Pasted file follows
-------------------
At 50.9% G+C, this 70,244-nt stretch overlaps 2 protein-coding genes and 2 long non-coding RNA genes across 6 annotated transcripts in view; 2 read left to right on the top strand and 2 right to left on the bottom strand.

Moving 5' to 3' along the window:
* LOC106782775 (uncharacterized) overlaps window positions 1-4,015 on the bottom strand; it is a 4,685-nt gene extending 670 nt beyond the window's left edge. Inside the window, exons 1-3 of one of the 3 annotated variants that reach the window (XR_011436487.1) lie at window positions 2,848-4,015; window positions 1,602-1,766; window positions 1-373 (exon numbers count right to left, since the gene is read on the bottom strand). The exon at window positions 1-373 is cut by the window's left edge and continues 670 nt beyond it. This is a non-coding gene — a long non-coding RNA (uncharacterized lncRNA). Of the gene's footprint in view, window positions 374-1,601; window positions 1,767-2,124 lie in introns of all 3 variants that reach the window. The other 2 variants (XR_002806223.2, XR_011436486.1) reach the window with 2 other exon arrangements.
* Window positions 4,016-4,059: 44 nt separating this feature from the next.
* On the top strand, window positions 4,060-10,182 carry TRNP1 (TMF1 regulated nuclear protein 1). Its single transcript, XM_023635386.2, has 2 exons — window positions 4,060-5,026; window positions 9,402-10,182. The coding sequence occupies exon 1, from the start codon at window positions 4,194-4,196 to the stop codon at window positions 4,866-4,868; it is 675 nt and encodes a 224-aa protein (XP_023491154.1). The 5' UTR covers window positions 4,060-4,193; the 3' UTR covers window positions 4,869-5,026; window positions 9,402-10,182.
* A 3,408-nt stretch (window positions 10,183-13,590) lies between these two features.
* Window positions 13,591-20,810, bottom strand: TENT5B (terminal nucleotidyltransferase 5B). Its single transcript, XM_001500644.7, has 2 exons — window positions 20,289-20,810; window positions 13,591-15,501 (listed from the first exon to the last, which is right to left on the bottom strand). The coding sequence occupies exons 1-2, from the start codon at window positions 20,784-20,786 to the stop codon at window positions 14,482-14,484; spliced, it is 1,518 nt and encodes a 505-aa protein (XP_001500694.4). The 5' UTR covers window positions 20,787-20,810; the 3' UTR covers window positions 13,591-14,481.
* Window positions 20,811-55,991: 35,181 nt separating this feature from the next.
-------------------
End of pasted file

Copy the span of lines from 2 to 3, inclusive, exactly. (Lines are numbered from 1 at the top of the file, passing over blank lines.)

Moving 5' to 3' along the window:
* LOC106782775 (uncharacterized) overlaps window positions 1-4,015 on the bottom strand; it is a 4,685-nt gene extending 670 nt beyond the window's left edge. Inside the window, exons 1-3 of one of the 3 annotated variants that reach the window (XR_011436487.1) lie at window positions 2,848-4,015; window positions 1,602-1,766; window positions 1-373 (exon numbers count right to left, since the gene is read on the bottom strand). The exon at window positions 1-373 is cut by the window's left edge and continues 670 nt beyond it. This is a non-coding gene — a long non-coding RNA (uncharacterized lncRNA). Of the gene's footprint in view, window positions 374-1,601; window positions 1,767-2,124 lie in introns of all 3 variants that reach the window. The other 2 variants (XR_002806223.2, XR_011436486.1) reach the window with 2 other exon arrangements.